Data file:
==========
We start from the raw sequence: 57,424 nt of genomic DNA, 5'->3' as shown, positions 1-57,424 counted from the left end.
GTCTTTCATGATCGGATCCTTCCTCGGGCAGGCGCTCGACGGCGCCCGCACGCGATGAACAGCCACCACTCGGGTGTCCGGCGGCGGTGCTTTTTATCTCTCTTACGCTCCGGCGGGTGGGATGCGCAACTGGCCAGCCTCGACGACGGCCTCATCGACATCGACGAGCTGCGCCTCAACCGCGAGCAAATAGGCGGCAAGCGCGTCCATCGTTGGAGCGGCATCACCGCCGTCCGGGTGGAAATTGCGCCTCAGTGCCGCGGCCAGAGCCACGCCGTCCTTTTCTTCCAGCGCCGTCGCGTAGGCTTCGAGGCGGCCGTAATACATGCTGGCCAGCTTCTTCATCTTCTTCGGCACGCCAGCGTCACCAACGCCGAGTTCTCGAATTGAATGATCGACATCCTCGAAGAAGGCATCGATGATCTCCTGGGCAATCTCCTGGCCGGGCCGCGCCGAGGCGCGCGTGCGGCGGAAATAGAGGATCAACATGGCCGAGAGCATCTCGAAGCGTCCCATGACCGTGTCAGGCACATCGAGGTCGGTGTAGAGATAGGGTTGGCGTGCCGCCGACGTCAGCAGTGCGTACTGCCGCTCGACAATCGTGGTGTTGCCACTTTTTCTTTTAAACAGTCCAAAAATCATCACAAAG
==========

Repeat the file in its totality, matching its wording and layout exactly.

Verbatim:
We start from the raw sequence: 57,424 nt of genomic DNA, 5'->3' as shown, positions 1-57,424 counted from the left end.
GTCTTTCATGATCGGATCCTTCCTCGGGCAGGCGCTCGACGGCGCCCGCACGCGATGAACAGCCACCACTCGGGTGTCCGGCGGCGGTGCTTTTTATCTCTCTTACGCTCCGGCGGGTGGGATGCGCAACTGGCCAGCCTCGACGACGGCCTCATCGACATCGACGAGCTGCGCCTCAACCGCGAGCAAATAGGCGGCAAGCGCGTCCATCGTTGGAGCGGCATCACCGCCGTCCGGGTGGAAATTGCGCCTCAGTGCCGCGGCCAGAGCCACGCCGTCCTTTTCTTCCAGCGCCGTCGCGTAGGCTTCGAGGCGGCCGTAATACATGCTGGCCAGCTTCTTCATCTTCTTCGGCACGCCAGCGTCACCAACGCCGAGTTCTCGAATTGAATGATCGACATCCTCGAAGAAGGCATCGATGATCTCCTGGGCAATCTCCTGGCCGGGCCGCGCCGAGGCGCGCGTGCGGCGGAAATAGAGGATCAACATGGCCGAGAGCATCTCGAAGCGTCCCATGACCGTGTCAGGCACATCGAGGTCGGTGTAGAGATAGGGTTGGCGTGCCGCCGACGTCAGCAGTGCGTACTGCCGCTCGACAATCGTGGTGTTGCCACTTTTTCTTTTAAACAGTCCAAAAATCATCACAAAG